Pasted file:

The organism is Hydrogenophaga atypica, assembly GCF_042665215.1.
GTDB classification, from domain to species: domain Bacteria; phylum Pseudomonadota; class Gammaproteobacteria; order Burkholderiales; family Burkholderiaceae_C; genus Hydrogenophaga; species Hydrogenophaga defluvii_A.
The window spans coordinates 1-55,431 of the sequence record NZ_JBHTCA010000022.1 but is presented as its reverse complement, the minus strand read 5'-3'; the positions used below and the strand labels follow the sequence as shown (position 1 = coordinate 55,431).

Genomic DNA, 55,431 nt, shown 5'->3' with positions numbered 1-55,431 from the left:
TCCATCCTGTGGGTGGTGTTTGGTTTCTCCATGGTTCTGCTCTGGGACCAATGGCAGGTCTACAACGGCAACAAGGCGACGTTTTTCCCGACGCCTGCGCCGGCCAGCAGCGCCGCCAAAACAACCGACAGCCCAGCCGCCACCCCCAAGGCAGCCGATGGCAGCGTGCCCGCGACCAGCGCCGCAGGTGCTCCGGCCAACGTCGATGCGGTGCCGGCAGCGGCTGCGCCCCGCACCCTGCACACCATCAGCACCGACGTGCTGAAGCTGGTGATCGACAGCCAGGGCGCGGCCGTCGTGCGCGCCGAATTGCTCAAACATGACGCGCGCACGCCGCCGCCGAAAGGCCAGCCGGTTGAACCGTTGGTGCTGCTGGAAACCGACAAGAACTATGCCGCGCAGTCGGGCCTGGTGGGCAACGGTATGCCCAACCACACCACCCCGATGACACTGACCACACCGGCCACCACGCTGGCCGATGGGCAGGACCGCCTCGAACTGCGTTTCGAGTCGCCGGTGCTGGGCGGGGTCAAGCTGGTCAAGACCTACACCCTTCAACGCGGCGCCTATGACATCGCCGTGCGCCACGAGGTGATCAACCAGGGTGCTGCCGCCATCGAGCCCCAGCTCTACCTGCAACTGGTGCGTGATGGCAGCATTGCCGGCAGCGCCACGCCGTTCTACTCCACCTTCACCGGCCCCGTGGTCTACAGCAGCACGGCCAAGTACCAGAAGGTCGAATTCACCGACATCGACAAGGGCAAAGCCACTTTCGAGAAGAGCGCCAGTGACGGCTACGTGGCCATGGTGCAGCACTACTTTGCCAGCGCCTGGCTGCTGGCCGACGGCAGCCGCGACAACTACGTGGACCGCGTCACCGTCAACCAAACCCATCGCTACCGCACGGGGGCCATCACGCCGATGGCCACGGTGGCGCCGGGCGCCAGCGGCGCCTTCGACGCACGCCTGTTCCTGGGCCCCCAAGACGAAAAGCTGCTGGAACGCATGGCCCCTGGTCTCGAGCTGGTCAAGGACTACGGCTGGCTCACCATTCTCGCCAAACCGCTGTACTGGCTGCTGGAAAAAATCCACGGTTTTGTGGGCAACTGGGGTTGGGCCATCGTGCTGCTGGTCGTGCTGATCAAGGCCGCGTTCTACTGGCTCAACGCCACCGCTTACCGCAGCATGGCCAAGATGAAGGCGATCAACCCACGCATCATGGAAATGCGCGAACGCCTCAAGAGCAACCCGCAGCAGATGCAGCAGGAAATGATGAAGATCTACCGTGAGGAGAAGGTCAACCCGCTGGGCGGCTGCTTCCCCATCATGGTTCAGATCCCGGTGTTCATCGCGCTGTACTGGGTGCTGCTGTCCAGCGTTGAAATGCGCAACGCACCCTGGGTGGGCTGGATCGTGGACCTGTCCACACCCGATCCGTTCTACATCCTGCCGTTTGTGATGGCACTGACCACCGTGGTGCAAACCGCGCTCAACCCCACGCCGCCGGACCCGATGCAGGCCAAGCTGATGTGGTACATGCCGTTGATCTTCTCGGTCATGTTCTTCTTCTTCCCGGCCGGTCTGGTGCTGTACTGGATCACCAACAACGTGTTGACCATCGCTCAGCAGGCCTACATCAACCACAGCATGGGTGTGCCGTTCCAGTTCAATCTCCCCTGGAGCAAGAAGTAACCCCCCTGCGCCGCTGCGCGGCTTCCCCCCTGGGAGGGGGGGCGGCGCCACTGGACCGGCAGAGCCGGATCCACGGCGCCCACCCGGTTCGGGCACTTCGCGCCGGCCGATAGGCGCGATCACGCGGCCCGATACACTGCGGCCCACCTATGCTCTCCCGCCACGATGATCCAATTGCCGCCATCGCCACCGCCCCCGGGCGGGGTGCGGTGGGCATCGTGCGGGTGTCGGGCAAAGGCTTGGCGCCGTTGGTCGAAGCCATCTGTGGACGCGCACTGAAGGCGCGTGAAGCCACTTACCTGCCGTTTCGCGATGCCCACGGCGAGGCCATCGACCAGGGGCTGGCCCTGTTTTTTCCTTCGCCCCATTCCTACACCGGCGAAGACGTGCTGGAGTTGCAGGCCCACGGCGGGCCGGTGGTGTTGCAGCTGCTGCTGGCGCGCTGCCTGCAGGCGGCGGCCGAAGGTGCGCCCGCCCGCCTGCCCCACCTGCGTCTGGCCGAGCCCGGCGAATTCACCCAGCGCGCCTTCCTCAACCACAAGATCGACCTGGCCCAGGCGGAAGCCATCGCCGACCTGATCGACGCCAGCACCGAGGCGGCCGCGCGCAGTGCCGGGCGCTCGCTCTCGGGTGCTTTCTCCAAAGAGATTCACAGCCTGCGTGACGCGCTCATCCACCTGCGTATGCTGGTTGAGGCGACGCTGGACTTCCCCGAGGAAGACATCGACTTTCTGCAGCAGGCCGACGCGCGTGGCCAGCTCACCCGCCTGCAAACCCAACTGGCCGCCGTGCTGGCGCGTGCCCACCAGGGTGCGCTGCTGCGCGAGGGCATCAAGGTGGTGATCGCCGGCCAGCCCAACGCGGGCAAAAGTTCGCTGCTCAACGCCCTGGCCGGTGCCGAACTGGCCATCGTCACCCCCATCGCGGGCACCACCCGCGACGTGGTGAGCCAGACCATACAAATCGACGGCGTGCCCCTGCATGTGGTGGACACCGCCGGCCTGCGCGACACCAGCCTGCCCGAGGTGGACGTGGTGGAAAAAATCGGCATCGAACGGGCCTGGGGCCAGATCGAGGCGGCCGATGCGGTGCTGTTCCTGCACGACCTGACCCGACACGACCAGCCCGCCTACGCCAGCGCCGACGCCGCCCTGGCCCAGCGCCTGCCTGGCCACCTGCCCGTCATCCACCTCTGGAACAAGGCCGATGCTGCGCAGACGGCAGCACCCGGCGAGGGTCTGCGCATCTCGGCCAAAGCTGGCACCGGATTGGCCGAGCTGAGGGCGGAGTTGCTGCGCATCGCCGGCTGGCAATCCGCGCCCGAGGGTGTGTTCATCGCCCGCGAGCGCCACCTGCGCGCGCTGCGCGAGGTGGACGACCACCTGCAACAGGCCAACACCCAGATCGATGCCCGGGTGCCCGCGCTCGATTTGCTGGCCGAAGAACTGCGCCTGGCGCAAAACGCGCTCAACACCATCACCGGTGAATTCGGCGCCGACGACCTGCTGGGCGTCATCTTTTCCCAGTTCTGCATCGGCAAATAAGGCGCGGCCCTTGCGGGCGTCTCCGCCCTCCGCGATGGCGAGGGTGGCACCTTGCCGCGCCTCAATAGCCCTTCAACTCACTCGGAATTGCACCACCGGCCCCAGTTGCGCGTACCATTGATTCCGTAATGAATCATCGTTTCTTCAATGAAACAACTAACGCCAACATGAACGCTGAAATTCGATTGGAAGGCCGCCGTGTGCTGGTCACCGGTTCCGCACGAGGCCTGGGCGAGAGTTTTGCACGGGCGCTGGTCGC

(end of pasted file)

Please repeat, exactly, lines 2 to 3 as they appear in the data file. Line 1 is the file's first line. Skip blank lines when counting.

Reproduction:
GTDB classification, from domain to species: domain Bacteria; phylum Pseudomonadota; class Gammaproteobacteria; order Burkholderiales; family Burkholderiaceae_C; genus Hydrogenophaga; species Hydrogenophaga defluvii_A.
The window spans coordinates 1-55,431 of the sequence record NZ_JBHTCA010000022.1 but is presented as its reverse complement, the minus strand read 5'-3'; the positions used below and the strand labels follow the sequence as shown (position 1 = coordinate 55,431).